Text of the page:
Veronica Atieno remembers feeling her way through the dark alleys between the shacks that make up Nairobi’s slums, picking her way past raw sewage and rusty, razor-sharp metal roofing with trepidation.
Her labor pains had crescendoed during Kenya’s coronavirus dusk-to-dawn curfew, and there were no public or private means of transport to the hospital where she had planned to give birth. Fears of heavy-handed police enforcement of the curfew kept possible helpers away.
With time running out, her only option was to reach the home of a traditional birth attendant nearby, Atieno said. But she was scared.
Kariuki reached out to companies and state organizations for support in providing free services such as transportation and medical personnel. The response was overwhelming, leading to the formation of Wheels for Life.
The Health Ministry, Nairobi University, taxi service Bolt and others pitched in to provide the free services.
“It is really amazing when you can see that people are willing to go beyond the economic gain so that they can help the less privileged in society, especially at a time of COVID when everyone is thinking about cutting costs,” Kariuki said.
Wheels for Life has a toll-free number which pregnant mothers call to be triaged and connected to a doctor. If a mother needs medical attention but it’s not an emergency, a taxi is dispatched to take her to hospital. If it’s an emergency, an ambulance is dispatched.
According to the United Nations’ Maternal Mortality Estimation Inter-Agency Group, maternal deaths in Kenya had fallen from 9,100 a year in 2000 to 5,000 in 2017. That translates to 13 recorded maternal deaths daily, down from 24.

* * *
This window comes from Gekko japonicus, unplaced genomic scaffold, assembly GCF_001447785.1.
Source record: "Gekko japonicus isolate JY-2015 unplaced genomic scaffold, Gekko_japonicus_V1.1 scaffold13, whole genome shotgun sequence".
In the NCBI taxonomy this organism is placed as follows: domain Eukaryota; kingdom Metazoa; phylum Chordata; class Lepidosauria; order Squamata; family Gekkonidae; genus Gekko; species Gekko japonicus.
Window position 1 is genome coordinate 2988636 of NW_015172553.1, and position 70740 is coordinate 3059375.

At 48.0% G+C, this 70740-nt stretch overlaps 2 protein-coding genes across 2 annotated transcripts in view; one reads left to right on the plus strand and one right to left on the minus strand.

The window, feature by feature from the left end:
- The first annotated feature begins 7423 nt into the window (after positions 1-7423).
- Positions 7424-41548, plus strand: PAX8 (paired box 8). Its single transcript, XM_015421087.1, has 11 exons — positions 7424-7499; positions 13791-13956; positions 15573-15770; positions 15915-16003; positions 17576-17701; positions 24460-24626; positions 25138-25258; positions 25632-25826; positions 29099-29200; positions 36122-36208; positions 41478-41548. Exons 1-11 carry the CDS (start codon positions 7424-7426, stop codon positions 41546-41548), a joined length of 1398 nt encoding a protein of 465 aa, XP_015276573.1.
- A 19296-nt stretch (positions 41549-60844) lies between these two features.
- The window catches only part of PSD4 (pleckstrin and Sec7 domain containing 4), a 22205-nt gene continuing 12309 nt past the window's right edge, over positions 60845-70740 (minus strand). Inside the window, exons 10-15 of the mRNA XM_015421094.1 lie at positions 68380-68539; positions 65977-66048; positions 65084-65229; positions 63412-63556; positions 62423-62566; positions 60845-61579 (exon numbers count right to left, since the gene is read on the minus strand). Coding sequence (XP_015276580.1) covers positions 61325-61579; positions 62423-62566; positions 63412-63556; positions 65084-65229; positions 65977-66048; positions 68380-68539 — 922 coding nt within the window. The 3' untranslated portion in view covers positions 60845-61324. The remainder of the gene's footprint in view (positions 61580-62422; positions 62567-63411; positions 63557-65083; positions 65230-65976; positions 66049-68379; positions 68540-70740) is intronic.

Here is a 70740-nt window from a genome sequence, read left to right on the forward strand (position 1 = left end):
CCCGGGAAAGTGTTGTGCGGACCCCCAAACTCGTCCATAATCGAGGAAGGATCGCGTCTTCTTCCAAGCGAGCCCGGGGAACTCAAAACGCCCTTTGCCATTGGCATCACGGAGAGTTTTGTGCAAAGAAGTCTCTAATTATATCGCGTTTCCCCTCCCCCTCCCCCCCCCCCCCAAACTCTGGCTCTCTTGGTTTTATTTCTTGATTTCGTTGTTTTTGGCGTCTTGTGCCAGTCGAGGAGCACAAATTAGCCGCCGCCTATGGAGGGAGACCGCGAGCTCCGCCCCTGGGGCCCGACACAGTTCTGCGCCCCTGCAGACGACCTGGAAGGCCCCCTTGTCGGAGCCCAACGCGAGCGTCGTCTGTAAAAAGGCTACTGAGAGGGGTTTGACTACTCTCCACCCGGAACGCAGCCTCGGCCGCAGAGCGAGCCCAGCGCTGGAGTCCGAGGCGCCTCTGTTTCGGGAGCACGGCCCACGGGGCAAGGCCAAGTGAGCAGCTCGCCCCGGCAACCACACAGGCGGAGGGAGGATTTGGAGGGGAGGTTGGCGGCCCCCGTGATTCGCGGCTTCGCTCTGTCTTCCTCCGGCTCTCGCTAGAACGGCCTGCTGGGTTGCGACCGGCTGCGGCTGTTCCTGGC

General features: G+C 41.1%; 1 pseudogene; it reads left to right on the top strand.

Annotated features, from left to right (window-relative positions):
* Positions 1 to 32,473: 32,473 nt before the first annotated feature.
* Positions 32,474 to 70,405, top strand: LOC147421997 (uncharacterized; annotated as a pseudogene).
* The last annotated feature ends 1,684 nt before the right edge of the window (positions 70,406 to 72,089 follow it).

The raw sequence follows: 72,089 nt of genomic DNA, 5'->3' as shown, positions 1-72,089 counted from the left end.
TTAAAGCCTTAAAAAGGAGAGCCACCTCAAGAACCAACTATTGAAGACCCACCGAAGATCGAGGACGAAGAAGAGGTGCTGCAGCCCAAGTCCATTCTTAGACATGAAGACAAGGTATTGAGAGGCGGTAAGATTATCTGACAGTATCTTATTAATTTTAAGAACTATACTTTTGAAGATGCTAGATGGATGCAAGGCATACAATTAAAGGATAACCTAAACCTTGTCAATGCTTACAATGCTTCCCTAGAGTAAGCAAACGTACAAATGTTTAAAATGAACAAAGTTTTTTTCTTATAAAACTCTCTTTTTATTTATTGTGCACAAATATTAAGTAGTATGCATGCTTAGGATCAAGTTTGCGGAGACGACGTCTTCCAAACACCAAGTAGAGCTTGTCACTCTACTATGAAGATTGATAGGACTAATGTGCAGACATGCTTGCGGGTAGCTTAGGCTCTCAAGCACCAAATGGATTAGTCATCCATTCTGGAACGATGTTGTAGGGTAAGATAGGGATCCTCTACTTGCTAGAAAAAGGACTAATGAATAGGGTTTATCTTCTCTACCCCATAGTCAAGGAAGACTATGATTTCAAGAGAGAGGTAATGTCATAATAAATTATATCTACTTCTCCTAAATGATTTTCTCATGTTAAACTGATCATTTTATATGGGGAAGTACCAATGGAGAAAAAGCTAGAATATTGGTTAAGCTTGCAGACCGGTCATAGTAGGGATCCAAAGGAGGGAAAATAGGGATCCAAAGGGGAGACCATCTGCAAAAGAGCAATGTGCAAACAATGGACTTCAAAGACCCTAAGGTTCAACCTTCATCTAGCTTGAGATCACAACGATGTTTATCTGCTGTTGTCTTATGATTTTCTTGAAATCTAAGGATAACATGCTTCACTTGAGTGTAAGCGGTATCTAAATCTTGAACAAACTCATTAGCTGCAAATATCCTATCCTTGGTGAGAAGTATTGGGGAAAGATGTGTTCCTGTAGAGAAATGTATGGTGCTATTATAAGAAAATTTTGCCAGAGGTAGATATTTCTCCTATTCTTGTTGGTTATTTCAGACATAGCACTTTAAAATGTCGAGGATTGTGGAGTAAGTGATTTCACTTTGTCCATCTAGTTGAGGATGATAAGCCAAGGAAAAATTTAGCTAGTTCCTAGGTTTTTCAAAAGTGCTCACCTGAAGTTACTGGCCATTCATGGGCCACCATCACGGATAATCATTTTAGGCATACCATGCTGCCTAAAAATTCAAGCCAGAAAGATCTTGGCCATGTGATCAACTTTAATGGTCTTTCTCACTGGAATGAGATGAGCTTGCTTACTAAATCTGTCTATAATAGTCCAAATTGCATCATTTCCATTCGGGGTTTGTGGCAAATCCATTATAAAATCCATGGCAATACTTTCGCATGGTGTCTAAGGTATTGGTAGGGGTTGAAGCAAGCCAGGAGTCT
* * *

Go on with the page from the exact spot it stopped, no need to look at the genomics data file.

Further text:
Still, the East African country remains among the top 21 in the world for maternal deaths.
Louisa Muteti, chair of the Midwives Association of Kenya, fears that mother and child deaths during childbirth have increased under the curfew.
Muteti said 68% of mothers who give birth in Kenya have access to skilled personnel. Others give birth at home using traditional birth attendants or by themselves, and when deaths occur they are not officially recorded.
Transport and security are the biggest challenges under curfew, Muteti said, especially in dimly lit informal settlements.
“That’s why some mothers may die at home or struggle and go to hospital in the morning, only to die,” she said.
According to the World Health Organization, women die as a result of mostly treatable complications during pregnancy and following childbirth such as severe bleeding, infections and high blood pressure.
WHO emphasizes the importance of skilled assistance during childbirth, saying “timely management and treatment can make the difference between life and death for the mother as well as for the baby.”
Kariuki said Wheels for Life has handled 10,950 calls in the last 100 days while 890 women have been taken to hospitals for various issues with their pregnancies.
She envisions the service continuing beyond the curfew, targeting low-income residents and moving beyond Nairobi county. Most users are from informal settlement or low-income areas, she said.
“It’s just given me perspective of just how many women are in dire need out there even without the curfew,” she said. “Because if a lady tells you they have $5, curfew or not, they were not going to make it to hospital.”
Atieno, 23, knows how lucky she is to have survived the birth of her second child without reaching the hospital as planned. After eight hours of labor, she gave birth to a beautiful, healthy baby named Shaniz Joy Juma at the hands of the unskilled traditional birth assistant.
She continued bleeding after birth but managed to reach the hospital in time to treat it.
“Some things is just God’s will. I could have died,” she said.